COVID-19 is a killer virus, with deadly outcomes every day that are profoundly impacting lives, economies and futures. While the worst of the pandemic is well known, the response from the heroic healthcare workers, companies and industries is also getting attention. Healthcare workers are clearly noted as essential and critical. As a result, they are being celebrated with daily claps emanating from windows of the world. And these workers and organizations are being targeted by groups looking to profit from or undermine their good works.
Healthcare is a wide and diverse label, going beyond hospitals and giant pharma companies to include the doctors and nurses, first responders of every stripe, supply chains and cleaning staffs and caterers. This sector includes scientists working on a vaccine, mashups working on track and trace, startups working on testing technology and municipal testing programs for the masses. And every healthcare employee, volunteer, company, nonprofit and non-governmental or governmental organization is now a high-value target.
Since the pandemic hit, we have real evidence of cyber targeting of the healthcare sector. In these last few months, we’ve seen:
- A Colorado hospital hit by ransomware
- The FBI calling out an increase in nation-state hackers targeting U.S. medical research and healthcare organizations
- The World Health Organization (WHO) experiencing a five-times increase in cyberattacks
- The U.S. Department of Health and Human Services (HHS) facing a new wave of cyberattack attempts
- Chinese company Huiying Medical breached in event for which attackers stole its COVID-related intellectual property including source code and valuable testing data
- Ambry Genetics was successfully hacked, potentially exposing more than 200,000 patient medical records
Meanwhile, the pace of response by those racing to deliver helpful services to constituents is introducing errors that can be equally crippling. An example of this is the U.S. Small Business Administration (SBA) rushing to launch a web portal designed to help companies apply for their share of over a trillion dollars in COVID relief. However, a security mistake related to that effort exposed nearly 8,000 applications, which included personal, corporate and credit information.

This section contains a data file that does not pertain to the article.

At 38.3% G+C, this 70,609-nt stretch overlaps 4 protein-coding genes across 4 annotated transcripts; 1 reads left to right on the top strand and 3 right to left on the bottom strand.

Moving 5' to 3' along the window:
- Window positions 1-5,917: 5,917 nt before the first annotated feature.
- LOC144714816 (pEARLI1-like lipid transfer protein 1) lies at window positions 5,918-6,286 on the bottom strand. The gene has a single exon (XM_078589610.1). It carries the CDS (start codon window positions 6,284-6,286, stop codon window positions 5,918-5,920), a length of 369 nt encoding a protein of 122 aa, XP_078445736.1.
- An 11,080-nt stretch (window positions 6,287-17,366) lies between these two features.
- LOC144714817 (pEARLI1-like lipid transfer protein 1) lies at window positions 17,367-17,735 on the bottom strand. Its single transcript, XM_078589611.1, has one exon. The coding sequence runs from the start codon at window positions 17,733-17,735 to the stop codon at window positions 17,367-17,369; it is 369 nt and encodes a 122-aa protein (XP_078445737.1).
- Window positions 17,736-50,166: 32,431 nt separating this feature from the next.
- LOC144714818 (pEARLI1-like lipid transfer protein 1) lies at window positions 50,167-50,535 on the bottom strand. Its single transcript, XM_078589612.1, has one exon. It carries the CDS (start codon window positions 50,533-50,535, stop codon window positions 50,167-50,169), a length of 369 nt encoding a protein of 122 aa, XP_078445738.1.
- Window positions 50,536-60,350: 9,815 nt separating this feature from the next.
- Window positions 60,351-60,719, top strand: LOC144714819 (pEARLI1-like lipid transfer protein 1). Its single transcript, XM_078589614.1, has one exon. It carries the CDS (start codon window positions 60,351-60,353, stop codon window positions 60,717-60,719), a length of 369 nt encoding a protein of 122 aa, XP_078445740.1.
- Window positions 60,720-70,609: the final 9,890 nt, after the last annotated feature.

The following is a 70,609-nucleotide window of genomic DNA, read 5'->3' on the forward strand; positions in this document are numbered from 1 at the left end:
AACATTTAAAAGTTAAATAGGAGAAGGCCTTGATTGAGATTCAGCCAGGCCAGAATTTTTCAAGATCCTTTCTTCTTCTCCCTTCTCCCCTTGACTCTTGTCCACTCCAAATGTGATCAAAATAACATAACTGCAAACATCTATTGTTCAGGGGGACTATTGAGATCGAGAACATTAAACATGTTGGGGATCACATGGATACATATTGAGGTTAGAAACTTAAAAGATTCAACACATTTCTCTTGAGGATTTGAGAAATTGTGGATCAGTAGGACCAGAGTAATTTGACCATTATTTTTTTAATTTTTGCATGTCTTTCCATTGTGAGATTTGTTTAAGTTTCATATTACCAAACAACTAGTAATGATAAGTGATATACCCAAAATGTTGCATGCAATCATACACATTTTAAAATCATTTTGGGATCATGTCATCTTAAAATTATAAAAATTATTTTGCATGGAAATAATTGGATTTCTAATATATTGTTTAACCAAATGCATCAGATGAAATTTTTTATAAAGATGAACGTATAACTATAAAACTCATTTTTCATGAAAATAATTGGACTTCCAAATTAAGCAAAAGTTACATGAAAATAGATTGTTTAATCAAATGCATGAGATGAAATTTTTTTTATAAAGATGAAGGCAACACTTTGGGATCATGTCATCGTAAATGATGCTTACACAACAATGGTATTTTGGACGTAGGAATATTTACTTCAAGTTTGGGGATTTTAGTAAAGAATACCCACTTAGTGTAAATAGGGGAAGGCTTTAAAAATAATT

With trillions of dollars at stake and a geo-political push for supremacy of the post-COVID new normal, the attacks are increasingly well funded, well organized and well executed. Be they from foreign intelligence services or trans-national criminal gangs, these efforts are now targeting an expanded attack surface including employees working from home instead of from a secured office, a plethora of companies that only recently became top targets, an absence of a trusted supply chain and a time crunch that may cause a trade-off between security and timeliness. This combination has made for a dangerous scenario in our world today.
Given these realities, the healthcare sector and those that are healthcare-adjacent are advised to step up their defenses in at least three key areas.
The first is in security awareness. Organizations should take the time to plug into some of the great advice that is being made available both from the government in the form of the Cyber and Infrastructure Security Agency (CISA) and the private sector in the form of the Health Information Sharing and Analysis Center (H-ISAC). Helping staff understand their current threat environment as it relates to them, and providing actionable advice on recommended defenses, will go a long way in tightening our sector-wide defenses. This advice should be coming not only from security experts, but from healthcare leaders themselves, ranging from executives, administrators and top doctors that are influential in their environments.
The second area of stepped up defense is a renewed focus on patient privacy. Typically systems are built and deployed to meet the privacy requirements of the Health Insurance Portability and Accountability Act of 1996 (HIPAA). While compliance is still important, the privacy bar should be raised to take into account a new normal that might involve testing an entire population, tracking and tracing citizens’ movements across time and sharing lists of patient results with a wide variety of partners which could include employers, neighbors, family and friends. These systems are being designed and tested right now, and must keep a strong focus on privacy well beyond simple compliance.
The third defensive area of focus must be a stronger network cyber defense. This is the time to embrace new thinking about cybersecurity. That includes concepts such as Zero Trust, architectures that are cloud-centric and mobile-driven, identity that leverages biometrics and FIDO2, networks that are software defined and defenses that are dynamic.
COVID-19 has reshaped our world, and the global healthcare sector is our first line of defense against this pandemic. It is the obligation of the rest of society – from governments to the security sector – to do what we can to protect them in our new normal.
Defending well today and together will make it possible to emerge stronger tomorrow.